Urology Annals

: 2012  |  Volume : 4  |  Issue : 1  |  Page : 12--13


Ehab Eltahawy, Sami Heshmat 
 Department of Urology, University of Arkansas for Medical Sciences, AR, USA

Correspondence Address:
Ehab Eltahawy
Department of Urology, University of Arkansas for ­Medical ­Sciences, AR

How to cite this article:
Eltahawy E, Heshmat S. Commentary.Urol Ann 2012;4:12-13

How to cite this URL:
Eltahawy E, Heshmat S. Commentary. Urol Ann [serial online] 2012 [cited 2020 Feb 18 ];4:12-13
Available from: http://www.urologyannals.com/text.asp?2012/4/1/12/91614

Full Text

The authors present their experience with 9 cases of bladder endometriosis managed by transurethral resection and medical treatment, or partial cystectomy, with a success rate of 60% and 100%, respectively. They also had 10 cases of ureteric involvement managed by distal ureterectomy and ureteroneocystostomy, laparoscopic ureterolysis, and stent placement with postoperative medical treatment, or medical treatment alone. The success rate was 100%, 75%, and 67%, respectively.

The diagnosis of urinary involvement in endometriosis is sometimes challenging knowing that it is only present in 1% of women with endometriosis. [1] The two forms, the bladder and ureteral endometriosis, are two distinct clinical diseases. The vesicle form presents with cyclical hematuria, or less obvious aseptic pyuria, while the ureteral form is a more subtle disease that is difficult to diagnose, and is associated with nodules in the Douglas pouch in 11% of ladies. [2] Those patients often have chronic pelvic pain which contributes to the delay in diagnosis. Gradual and silent narrowing of the ureter often leads to the loss of the function of the ipsilateral renal unit in as many as 25-50%. [3] Diagnosis in bladder involvement can be accurately done by urethrocystoscopy, while ureteral involvement requires a high index of suspicion. An initial screening ultrasound can be followed by more accurate localization by intravenous pyelogram, CT with contrast, MRI, retrograde uretropyelogram study, and ureteroscopy.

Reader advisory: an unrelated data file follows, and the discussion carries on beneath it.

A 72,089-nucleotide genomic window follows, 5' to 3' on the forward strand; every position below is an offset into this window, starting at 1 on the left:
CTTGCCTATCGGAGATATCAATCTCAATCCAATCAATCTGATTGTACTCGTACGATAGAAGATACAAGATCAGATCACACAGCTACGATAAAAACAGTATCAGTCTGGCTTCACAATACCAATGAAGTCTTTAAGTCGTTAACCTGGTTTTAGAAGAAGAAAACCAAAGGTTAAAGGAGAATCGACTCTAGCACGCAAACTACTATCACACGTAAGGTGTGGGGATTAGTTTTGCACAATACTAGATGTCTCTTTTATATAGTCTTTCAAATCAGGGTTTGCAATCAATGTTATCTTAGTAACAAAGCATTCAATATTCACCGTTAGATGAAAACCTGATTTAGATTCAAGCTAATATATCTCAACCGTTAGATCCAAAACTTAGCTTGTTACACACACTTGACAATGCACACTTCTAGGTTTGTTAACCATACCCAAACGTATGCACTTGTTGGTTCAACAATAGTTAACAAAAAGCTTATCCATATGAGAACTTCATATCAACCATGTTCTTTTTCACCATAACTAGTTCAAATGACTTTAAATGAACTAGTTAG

Although medical treatment is useful in temporary relief of the symptoms associated with endometriosis, these recur once the medicine is withdrawn. Medical treatment is considered contraindicated in patients with ureteral involvement due to the risk of loss of renal function. [4] The surgical management of ureteral involvement requires the surgeon to be experienced in dealing with different alternatives of ureteral stenosis. Uretrolysis is the most common operation for ureteral endometriosis. It has been associated with a higher recurrence rate and complications. It is of little value in high-grade obstruction, and requires stenting for extended periods. The choice of laparoscopic or open surgery depends on the surgeon's experience, and should not compromise the outcome. Ureteral reimplantation with the psoas hitch is possible in most of the patients because the lower third of the ureter is frequently involved.

It is hard to draw solid conclusions from this study based on the small numbers in each group but some observations are clear. Transurethral resection was inferior to partial cystectomy for the management of bladder lesions. Ureteral reimplantation was more successful than ureterolysis and medical treatment. This concurs with other studies. The authors are to be commended for their impressive experience in a not frequently encountered disease, and their further follow-up of this group of patients would add to our knowledge.


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